Friday, 3 April 2020

Q-&-A: Keisha Patterson talks about the plight of street kids, why Reggae Month matters, and being a nature lover

PLAYING TO HER STRENGTHS: "So far it's an exciting work-in-progress. It's not been easy," Patterson says of working on her new album.

With her knack for convincingly portraying headstrong lasses (Cutie in Frank The Freak; Julie in Romi & Julie), Keisha Patterson seems ideally cast as Chrissy, the brainy-sassy one in Jambiz's latest musical comedy, The Windscream Posse, which is about homeless kids who band together to survive on the mean Kingston streets.

It's a role that has Patterson thinking about the social commentary at the heart of the play. As the show's producers hit the pause button due to the coronavirus outbreak, the singer-actress dishes with TALLAWAH about the rough world out there for young outcasts, plus her sophomore album-in-progress, and more.


TALLAWAH: What has been the most eye-opening thing about playing a street kid in The Windscream Posse?

Keisha Patterson: The most eye-opening thing for me was the different backgrounds they all come from. The different stories that they have: for example, one ran away, one was abused, one was orphaned. And thinking about the different backgrounds you realize it's not a choice that these kids make to be on the street.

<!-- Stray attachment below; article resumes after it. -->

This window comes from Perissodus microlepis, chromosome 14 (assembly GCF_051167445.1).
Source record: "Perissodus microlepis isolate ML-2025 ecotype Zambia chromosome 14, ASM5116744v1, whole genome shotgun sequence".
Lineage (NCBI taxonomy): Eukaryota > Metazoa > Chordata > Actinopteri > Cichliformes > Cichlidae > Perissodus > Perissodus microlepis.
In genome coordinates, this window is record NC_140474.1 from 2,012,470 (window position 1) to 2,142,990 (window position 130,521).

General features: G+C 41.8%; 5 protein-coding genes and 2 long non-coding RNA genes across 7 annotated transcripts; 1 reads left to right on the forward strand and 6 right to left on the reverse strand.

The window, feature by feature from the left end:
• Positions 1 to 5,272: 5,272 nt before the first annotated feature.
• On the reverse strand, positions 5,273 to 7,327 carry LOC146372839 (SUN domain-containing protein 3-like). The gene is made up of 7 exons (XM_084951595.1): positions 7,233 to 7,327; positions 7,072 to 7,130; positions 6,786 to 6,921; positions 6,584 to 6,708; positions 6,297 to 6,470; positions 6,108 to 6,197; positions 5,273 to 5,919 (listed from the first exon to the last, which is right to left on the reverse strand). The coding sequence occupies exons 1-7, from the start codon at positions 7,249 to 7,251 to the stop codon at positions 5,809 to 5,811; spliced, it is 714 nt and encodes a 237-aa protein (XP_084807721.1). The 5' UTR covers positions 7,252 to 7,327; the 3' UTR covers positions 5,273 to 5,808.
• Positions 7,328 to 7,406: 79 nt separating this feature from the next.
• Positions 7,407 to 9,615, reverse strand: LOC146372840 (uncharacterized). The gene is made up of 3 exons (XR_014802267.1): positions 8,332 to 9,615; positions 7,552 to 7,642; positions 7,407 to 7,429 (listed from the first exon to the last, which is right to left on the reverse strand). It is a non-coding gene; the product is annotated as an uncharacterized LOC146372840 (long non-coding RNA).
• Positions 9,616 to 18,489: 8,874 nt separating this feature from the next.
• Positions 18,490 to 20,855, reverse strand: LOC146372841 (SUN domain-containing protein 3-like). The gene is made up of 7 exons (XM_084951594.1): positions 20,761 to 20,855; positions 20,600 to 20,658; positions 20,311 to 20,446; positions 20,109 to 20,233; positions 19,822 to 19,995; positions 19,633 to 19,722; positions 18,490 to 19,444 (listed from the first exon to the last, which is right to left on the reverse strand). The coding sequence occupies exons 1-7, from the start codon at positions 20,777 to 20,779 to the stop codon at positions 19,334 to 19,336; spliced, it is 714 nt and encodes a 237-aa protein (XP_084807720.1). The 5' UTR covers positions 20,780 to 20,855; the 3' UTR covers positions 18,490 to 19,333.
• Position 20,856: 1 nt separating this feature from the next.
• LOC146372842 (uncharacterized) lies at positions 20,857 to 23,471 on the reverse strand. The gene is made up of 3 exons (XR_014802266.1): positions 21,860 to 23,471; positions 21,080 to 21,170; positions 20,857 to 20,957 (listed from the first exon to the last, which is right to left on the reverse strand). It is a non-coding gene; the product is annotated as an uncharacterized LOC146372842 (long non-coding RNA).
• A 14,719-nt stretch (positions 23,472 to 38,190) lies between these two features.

TALLAWAH: In your view, what  more can the government and government agencies do to ameliorate the situation islandwide?

KP: I'd suggest the opening of more shelters for them and a kind of placement system. There have to be better options than wiping a car glass at the stop-light.

TALLAWAH: Let's switch gears and talk about the recent observance of Reggae Month. How important is it to set aside a special month to honour our music?

KP: It's good. The month itself is important. We do celebrate reggae throughout the year, but one month dedicated to events and other activities is good for the industry.

TALLAWAH: Speaking of music, it's been more than a decade since you released your jazzy-funky solo debut, Sunday Kind of Love. What do you want your next album to sound like?

KP: (Laughs). I love jazz and reggae. That's been my foundation, and that's where my spirit is. So I'll definitely be continuing with that fusion, mixed with different elements of the world. So far it's an exciting work-in-progress. It's not been easy. I'm working with Dalton Browne again and doing most of the writing, but other writers are contributing as well. 

TALLAWAH: When you're not working, how do you like to spend your spare time?

KP: I love to be in nature, go to the beach, visit parks. That's my vibe. I love greenery, love nature and reflecting and meditating.










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